BALTIMORE—With the increasing acceptance of IP-based routing that allows broadcasters to present any type of sporting event—from the large-scale to the obscure—televising events with a skeletal staff can result in significant cost savings over time. It makes economic sense that, with just an engineer and a shooter based out of small truck on location—and the announcers, graphics, slo-mo, etc., working from the broadcast center, with additional content stored in the cloud—a simpler approach can work.
That doesn’t mean next year’s Major League Soccer All-Star Game, for instance, is going to be broadcast without big HD trucks from the usual suspects. But given cost savings on personnel and the crew’s travel expenses and the increased demand for programming, cost-conscious broadcast executives are contemplating that option.
Pac-12 Networks, the TV and multimedia company of the Pac-12 Conference, uses Sprinter vans outfitted for mobile production to cover conference games.FROM THE BOOTH?
Jim DeFilippis, formerly of the Fox Technology Group and now president of Technology Made Simple in Pacific Palisades, Calif., said that this concept is not especially new.
“I recall people predicting this trend in the late ’90s, with the advent of fiber,” he said. “The challenge has always been the need for some physical presence to shoot and shade cameras, to place mics or to be there in case something goes wrong. And that most talent wants to be part of the event, not working from the broadcast center.”
John Salzwedel, president and owner of Madison, Wisc.-based Token Creek Mobile Television, offered this example: “ESPN is sending multicamera transmissions from the venues to headquarters in Bristol [Conn.] from a small truck and handling everything else, including the announcers and graphics” remotely, he said.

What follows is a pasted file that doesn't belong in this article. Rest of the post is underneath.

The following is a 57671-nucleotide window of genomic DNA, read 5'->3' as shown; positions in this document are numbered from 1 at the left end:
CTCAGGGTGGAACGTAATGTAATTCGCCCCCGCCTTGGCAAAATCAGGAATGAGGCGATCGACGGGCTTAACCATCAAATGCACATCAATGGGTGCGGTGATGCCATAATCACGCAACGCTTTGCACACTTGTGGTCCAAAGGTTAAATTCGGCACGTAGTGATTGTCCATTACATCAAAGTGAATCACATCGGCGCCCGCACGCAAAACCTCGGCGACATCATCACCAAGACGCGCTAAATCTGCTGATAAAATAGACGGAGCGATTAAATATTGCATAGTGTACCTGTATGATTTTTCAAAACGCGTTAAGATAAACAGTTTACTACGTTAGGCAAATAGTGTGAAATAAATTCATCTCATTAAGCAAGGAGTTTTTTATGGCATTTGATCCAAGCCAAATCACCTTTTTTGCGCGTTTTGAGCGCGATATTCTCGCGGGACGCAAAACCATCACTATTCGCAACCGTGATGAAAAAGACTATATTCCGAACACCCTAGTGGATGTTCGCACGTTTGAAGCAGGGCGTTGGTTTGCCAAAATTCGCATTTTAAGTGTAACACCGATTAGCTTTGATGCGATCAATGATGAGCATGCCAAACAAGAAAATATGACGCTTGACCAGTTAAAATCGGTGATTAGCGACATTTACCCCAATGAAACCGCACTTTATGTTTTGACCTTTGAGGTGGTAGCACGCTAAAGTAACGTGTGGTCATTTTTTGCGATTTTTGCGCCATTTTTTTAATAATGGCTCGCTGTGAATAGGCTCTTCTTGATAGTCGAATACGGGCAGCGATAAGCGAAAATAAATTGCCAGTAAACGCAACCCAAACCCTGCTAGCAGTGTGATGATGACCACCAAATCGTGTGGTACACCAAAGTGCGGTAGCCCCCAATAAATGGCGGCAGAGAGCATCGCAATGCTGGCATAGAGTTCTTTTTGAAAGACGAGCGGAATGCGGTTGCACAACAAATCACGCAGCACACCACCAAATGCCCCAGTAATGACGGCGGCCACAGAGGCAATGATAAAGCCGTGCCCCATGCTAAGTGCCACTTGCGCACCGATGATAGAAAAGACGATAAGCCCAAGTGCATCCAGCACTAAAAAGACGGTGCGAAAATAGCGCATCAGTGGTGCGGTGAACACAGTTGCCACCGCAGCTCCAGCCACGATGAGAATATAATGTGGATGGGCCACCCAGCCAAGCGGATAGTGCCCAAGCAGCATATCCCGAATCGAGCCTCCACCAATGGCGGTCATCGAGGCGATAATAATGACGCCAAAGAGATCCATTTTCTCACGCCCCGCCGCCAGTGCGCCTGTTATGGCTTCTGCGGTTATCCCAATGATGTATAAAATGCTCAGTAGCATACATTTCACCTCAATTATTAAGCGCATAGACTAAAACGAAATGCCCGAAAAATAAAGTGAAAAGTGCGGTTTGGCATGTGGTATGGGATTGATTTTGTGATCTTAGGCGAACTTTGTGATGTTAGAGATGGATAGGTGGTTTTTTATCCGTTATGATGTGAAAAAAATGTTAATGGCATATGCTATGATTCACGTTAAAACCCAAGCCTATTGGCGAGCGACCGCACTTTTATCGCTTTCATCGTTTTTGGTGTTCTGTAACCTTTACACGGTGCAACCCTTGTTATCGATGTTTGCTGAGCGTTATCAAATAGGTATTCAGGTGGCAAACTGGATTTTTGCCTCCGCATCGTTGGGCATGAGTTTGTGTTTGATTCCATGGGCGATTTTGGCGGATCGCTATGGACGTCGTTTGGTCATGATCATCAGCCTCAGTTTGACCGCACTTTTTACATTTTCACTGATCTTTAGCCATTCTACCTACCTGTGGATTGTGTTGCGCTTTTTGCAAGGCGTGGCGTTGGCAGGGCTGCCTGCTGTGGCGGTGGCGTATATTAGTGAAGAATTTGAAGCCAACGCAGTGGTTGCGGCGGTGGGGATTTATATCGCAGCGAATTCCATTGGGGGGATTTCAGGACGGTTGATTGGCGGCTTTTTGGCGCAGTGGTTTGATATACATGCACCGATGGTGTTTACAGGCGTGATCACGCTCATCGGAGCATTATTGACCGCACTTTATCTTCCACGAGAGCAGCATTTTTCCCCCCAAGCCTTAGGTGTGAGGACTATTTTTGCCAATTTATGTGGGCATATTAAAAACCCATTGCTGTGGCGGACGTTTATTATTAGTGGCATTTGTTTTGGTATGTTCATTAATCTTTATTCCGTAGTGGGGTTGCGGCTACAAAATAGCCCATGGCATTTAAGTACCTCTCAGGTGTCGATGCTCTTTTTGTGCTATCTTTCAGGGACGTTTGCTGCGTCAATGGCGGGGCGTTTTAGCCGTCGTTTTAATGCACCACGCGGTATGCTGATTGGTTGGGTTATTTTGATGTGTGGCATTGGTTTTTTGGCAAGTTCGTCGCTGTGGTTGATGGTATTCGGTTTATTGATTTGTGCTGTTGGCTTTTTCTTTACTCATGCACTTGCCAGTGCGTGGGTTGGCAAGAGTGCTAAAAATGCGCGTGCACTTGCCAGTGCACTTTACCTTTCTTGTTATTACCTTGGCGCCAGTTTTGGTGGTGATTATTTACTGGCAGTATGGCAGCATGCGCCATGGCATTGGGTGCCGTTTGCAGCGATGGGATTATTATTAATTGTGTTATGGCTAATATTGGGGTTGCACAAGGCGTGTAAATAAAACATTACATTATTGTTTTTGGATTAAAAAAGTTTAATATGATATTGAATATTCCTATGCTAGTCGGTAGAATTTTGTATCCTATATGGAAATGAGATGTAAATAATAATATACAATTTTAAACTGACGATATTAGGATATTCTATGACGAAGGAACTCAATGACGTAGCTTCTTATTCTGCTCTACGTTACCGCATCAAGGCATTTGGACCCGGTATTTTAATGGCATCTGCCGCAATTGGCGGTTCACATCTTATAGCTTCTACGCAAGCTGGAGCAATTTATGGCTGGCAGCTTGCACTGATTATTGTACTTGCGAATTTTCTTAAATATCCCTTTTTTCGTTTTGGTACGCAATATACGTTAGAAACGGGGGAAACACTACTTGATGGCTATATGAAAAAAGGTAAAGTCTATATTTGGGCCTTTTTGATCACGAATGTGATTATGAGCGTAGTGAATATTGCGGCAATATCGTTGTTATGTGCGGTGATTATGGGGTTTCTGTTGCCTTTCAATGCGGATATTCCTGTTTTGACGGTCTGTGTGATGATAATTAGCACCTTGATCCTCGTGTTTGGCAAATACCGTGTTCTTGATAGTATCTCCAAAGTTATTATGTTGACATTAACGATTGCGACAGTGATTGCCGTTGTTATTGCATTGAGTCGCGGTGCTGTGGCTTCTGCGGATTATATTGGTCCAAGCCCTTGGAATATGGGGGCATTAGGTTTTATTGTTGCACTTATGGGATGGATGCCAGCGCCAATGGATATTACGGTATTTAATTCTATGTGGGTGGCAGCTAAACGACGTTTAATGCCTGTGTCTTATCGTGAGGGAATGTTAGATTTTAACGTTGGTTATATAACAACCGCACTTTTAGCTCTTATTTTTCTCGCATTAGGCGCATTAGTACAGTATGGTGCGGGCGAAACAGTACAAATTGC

However, these units aren’t what are normally considered a production truck. “They’re basically Sprinter vans that can only accommodate [two people who] make sure that everything is wired correctly, with dark fiber [which more sports arenas now have available to broadcasters], to an uplink truck,” Salzwedel said.
They’re typically used for “Olympic” profile sports, like an NCAA volleyball match that doesn’t garner a large enough audience to make money. “They wouldn’t be [taking that approach] for the Wisconsin- Michigan football game, but they’ll use it for Wisconsin-Michigan volleyball match,” said Salzwedel of this more antiseptic approach, which was pioneered by the Pac-12 Networks and is also employed by the Big 10 Network, among others.
However, he stated, observers who wonder if this trend might point toward the end of large mobile units are mistaken. “There is still much to be said for having your entire crew at the venue” to observe events as they happen.
Salzwedel says viewers are getting wise, too. “When they watch a soccer match on ESPN between Equador and. Portugal, they can often tell if the announcers are calling the game from Bristol,” he said, “if a player suddenly disappears and [the announcers] miss a player holding his injured arm and walking off the field, for instance. To see details, they have to be there.”
The production room in Game Creek Video’s Glory double expando, which was used to cover the U.S. Open men’s golf championship on Fox.WHERE IS IT LEADING?
Fred Gerling, president of mobile production company Gerling & Associates of Sunbury, Ohio, said that even the large mobile units are sometimes used during smaller events.
“Several of our large ‘A Game’-type trailers have performed well this year doing REMI shows (where the transmissions are streamed to another facility where graphics, etc., are added),” he said. “The concept is great, as long as there is dark fiber from the venue to the final production facility; I must say, though, it was weird seeing a large remote television broadcast trailer doing an event crewed only by an engineer and a cameraman, but there will be such combinations in the future.”
All told, he believes the technological approach will come to the fore “in airing ‘Olympic’ sports” for universities as networks, such as ESPN 3 and the like, as they gain momentum—especially with newer equipment, like the Ross Carbonite switcher and its matching graphics system, which emulate the “big broadcast” that every outlet wants.